Traditional Bitters versus Digestive Enzymes| Updated: May 15, 2019
A modern resurgence of interest is underway with regard to the medicinal use of bitters, a traditional and very effective way to obtain natural, nontoxic relief from nausea, bloating, heartburn and other digestive discomforts. No doubt the reason for the exploding interest in this traditional remedy is the epidemic of gastrointestinal disorders that has many people concerned about dependence on over the counter or prescription drugs to get through the day.
Simply put, bitters are the extraction of seeds, herbs, bark, roots, flowers, leaves or fruit of plants. The plant matter is highly concentrated and preserved in a liquid medium such as alcohol and has a bitter, sour, or bittersweet flavor.
Although the precise origin remains unclear, traditional Asian cultures have long valued bitters as a restorative tonic for digestive relief, detoxification, increased strength and rapid healing.
Bitters Gain Worldwide Fame
The use of bitters as a medical elixir became known all over the world starting around 1820 as the result of the efforts of Dr. Johannes Siegert. A physician and the ex-surgeon general of the Republic of Venezuela, Dr. Siegert established and began a business in the preparation and sale of aromatic bitters in the town of Angostura (today Ciudad Bolivar).
Dr. Siegert used this preparation, known as “Amargo Aromatico” to support the Venezuelan freedom fighters and specifically rebel Simon Bolivar. This aromatic tonic became very popular with the rebels and was spread around the world by sailors who used it as a strengthener to boost endurance while working on their ships.
By 1850, Dr. Siegert had focused his business on the distribution of the Angostura bitter which slowly gained popularity as a flavoring agent for cocktails which persists to this day (1).
Bitters versus Digestive Enzymes?
One question that has many confused who are seeking the best holistic remedy for their digestive ills is the choice between concentrated bitters and digestive enzymes or other digestive related supplements. To help you sort through the choices, consider the following:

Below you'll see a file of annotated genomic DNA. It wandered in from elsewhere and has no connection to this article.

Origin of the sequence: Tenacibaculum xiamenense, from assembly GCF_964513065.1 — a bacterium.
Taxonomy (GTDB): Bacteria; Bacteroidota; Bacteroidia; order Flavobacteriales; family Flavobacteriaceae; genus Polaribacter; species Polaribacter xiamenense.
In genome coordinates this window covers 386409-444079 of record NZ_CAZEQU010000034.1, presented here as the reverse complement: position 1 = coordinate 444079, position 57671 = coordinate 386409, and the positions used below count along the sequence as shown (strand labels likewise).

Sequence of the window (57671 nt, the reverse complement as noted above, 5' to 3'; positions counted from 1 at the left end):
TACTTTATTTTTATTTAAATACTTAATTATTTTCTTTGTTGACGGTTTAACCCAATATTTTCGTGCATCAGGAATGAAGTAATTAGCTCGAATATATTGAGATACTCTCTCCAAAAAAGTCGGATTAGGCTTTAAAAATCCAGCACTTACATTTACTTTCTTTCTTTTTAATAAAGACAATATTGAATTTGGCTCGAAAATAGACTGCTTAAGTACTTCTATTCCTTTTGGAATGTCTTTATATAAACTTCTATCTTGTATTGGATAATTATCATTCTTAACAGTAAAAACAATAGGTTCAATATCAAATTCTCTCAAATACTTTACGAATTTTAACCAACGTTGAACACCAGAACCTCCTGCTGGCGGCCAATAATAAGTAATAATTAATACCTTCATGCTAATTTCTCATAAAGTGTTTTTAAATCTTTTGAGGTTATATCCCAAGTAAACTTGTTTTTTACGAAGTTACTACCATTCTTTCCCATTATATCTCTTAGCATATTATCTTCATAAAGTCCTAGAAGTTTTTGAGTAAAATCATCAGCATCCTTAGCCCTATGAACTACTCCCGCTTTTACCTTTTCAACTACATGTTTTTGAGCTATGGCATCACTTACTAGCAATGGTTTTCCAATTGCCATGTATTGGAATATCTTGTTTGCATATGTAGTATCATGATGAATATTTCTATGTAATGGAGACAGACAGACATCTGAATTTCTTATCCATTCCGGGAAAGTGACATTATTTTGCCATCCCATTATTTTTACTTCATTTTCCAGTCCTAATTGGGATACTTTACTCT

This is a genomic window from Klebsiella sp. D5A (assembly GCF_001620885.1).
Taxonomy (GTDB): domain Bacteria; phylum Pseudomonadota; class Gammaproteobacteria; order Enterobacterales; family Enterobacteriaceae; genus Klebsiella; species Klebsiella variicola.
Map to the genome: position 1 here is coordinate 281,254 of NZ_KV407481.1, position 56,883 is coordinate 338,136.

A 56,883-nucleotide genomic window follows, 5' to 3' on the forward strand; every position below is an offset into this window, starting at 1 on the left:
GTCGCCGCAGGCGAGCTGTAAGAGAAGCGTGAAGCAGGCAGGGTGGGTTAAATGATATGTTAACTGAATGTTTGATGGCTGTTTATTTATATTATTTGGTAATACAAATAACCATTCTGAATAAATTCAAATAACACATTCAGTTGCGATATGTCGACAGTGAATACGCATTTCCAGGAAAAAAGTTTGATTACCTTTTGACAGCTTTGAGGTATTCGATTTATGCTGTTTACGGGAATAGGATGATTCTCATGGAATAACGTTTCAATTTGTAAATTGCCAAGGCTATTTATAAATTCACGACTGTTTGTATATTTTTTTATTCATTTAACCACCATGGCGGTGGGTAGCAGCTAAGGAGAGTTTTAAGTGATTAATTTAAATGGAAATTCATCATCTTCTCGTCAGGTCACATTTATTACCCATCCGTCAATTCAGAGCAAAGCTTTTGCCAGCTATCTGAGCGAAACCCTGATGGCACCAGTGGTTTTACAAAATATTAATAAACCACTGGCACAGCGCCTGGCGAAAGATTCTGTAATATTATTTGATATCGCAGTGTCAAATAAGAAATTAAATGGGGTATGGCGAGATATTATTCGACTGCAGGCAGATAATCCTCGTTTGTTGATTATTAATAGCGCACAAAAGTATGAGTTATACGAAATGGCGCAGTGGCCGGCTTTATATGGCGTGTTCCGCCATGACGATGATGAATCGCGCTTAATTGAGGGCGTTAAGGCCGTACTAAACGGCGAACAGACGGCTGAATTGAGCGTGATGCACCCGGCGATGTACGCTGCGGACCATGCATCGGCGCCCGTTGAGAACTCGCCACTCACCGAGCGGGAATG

As a Preventative Aid
Since bitters are derived from plant matter, they serve as a food or herbal tonic to stimulate the digestive process to optimal function. The biological functions vitalized include digestive enzyme production, bile secretion, and stomach acid levels. Specific digestive organs triggered to action include the pancreas, gall bladder, stomach and liver.
In order for optimal preventative results, bitters taken as a tonic should be ingested via mouth 10-15 minutes before eating. Experiencing the bitter flavor on the tongue initiates the effect starting the salivary glands, which is why bitters should not be taken in pill or capsule form. The stimulation of the tastebuds and increased saliva output is the signal to rest of the digestive process to produce and release the necessary enzymes and digestive juices for proper and thorough digestion of food. Cabbage works in much the same way as a reflux preventative.
Andrew Weil MD suggests bitters as a preventative writing that “just as sweets cause blood sugar, insulin, and hunger to spike and then dip — often leading, long term, to obesity and Type 2 diabetes — research indicates bitter foods can have the opposite effect, moderating both hunger and blood sugar.” (2)
As an Acute Remedy